First, list all sources of income (job earnings, savings, parental support, etc.). Then develop a list of your expenses each month. You may have difficulty identifying your living expenses in advance. You need to think about the cost of such things as books and school supplies, meals not covered by a meal plan, entertainment, personal care items, laundry, telephone and Internet service, cab rides or car expenses, and clothes. The next step is to total income and expenses. If expenses are higher than your income, you'll need to find ways to increase the income, perhaps by taking on a part-time job, or by reducing spending (http://www.360financialliteracy.org/).

The cost of college attendance varies by school and location, so the best place to start is by contacting the registrar at those schools where you plan to apply. Ask for information on average tuition, room and board, books, and other fees. Other steps for developing a budget include:

Estimate costs for off-campus housing, transportation, and incidentals such as laundry, personal care products, and entertainment.

  • Conduct an honest self-assessment of current spending habits and lifestyle. Don't forget to take into account expenses such as music (CDs, concerts, etc.), other entertainment (movies, theater, sporting events), food (coffee, pizza), clothing, and car-related expenses (gas, insurance).

  • Determine whether you have sufficient income or savings to cover estimated expenses. If not, you will need to determine how you'll get that money, possibly by finding a job or taking out loans. Sacrifices may be necessary and could include forgoing unnecessary expenses like cell phones, new clothing, and entertainment.

  • Consider your health, especially if you have a disability that requires on-going medical care. Most colleges require students to carry health insurance, and some institutions may require students to buy on-campus care even if the student is already covered. If you have several options-such as a campus plan versus a private plan-evaluate your health needs and the cost. It is important you know the policy so that you are not paying twice.

  • Be book-savvy. Campus bookstores generally buy and sell used textbooks. Because they can be considerably cheaper, used books are generally in shorter supply than new ones, so do not wait until the last minute to make your purchase. As long as you find the correct edition of the required book, you should be able to purchase it from another, cheaper source such as an off-campus store or the Internet.

Keep your spending under control by looking for low-cost entertainment on campus. Universities and college towns are known for having excellent entertainment at lower prices. Also, joining clubs and organizations means that you will have something to do and someone to do it with, and the expenses are far less than a weekend shopping spree (http://www.360financialliteracy.org/,http://www.salliemae.com/)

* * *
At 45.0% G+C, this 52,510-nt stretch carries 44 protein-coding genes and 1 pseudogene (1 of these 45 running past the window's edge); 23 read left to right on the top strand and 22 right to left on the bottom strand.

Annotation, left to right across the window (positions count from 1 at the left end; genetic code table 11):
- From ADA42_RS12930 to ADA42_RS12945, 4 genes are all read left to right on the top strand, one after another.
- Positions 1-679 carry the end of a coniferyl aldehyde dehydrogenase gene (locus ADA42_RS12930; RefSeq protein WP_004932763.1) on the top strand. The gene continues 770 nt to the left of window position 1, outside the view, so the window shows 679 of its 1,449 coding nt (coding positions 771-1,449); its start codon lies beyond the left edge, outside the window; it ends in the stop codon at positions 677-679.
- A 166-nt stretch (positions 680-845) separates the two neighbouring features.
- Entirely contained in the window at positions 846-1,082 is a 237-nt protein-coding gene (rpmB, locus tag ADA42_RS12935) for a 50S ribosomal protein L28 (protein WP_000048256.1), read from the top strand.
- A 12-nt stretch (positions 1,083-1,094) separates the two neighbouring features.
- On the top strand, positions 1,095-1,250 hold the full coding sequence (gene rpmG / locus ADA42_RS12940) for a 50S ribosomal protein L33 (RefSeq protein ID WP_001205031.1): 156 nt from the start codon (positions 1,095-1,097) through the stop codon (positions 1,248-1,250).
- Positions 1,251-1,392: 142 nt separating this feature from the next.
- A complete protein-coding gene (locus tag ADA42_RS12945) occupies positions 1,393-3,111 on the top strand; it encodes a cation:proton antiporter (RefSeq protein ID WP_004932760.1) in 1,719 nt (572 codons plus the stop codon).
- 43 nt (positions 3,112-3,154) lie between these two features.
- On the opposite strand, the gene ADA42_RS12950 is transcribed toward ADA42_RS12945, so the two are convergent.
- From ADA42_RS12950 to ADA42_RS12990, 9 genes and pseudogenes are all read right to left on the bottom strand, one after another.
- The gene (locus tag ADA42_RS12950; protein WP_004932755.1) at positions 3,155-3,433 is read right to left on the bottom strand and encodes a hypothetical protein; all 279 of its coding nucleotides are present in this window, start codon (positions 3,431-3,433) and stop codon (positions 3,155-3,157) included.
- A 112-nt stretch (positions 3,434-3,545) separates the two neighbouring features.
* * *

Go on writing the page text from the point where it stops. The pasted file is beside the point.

The following is a monthly budget Joan created using the following estimate of expenses (Music CDs $31, electricity bill $44, new coat $43, going to the movies $26, bank student loan $154, tuition $91, rent for an apartment $72, insurance $62, automobile expenses $62, scholarships $120, interest from a bank $28, other expenses $29, food shopping $55, cash from parents $160, books $19, income from working at the pizza store $48).

Joan's Budget

Category

Monthly Budget Amount

Reconciliation

INCOME:

   

Wages/Salary Income

$48

 

Money from Parents

$160

 

Student Loans

$154

 

Scholarships, Grants, etc.

$120

 

Other Income

$28

 
 

INCOME SUBTOTAL

$510

     

EXPENSES:

   

Rent/Room and Board

$72

 

Utilities

$44

 

Groceries/Food

$55

 

Clothing

$43

 

Shopping

$31

 

Entertainment

$26

 

Car/Transportation

$62

 

Tuition

$91

 

Books and Supplies

$19

 

Insurance and Health Care

$62

 

Miscellaneous/Other

$29

 
 

EXPENSES SUBTOTAL

$534

     
 

NET INCOME

(Income - Expenses)

($24)

Joan's expenses are greater than her income by $24. Where can her expenses be reduced?

How do I choose a bank?

If you don't have your own bank account, going to college is a perfect opportunity to open an account. Think about it; if you call home for money, your parents will probably send you a check. A bank is a perfect place to cash it since they will have your signature on file. As you look for the right bank, think about what's important to you. It may be customer service, convenience, good interest rates, low fees, or special accounts for students.

Having a bank account is like a partnership between you and the bank. They're responsible for keeping your money safe and giving you written records of your account activity on a regular basis, but you're responsible, too. By keeping a close eye on what's happening with your accounts, you'll make sure that your records and the bank's always agree. All banks charge different kinds of fees for their services, and some of these fees may be automatically deducted from your account. Find out what these charges are and when your bank will charge them. That way you can try to keep these fees to a minimum.

How do I open a bank account?

Different banks have different requirements for opening accounts, including a minimum age requirement for having accounts of your own. If you're under 18, a parent or adult guardian must accompany you. Your parent or guardian may be required to co-sign your account, which means that they will be sharing and responsibility for the account.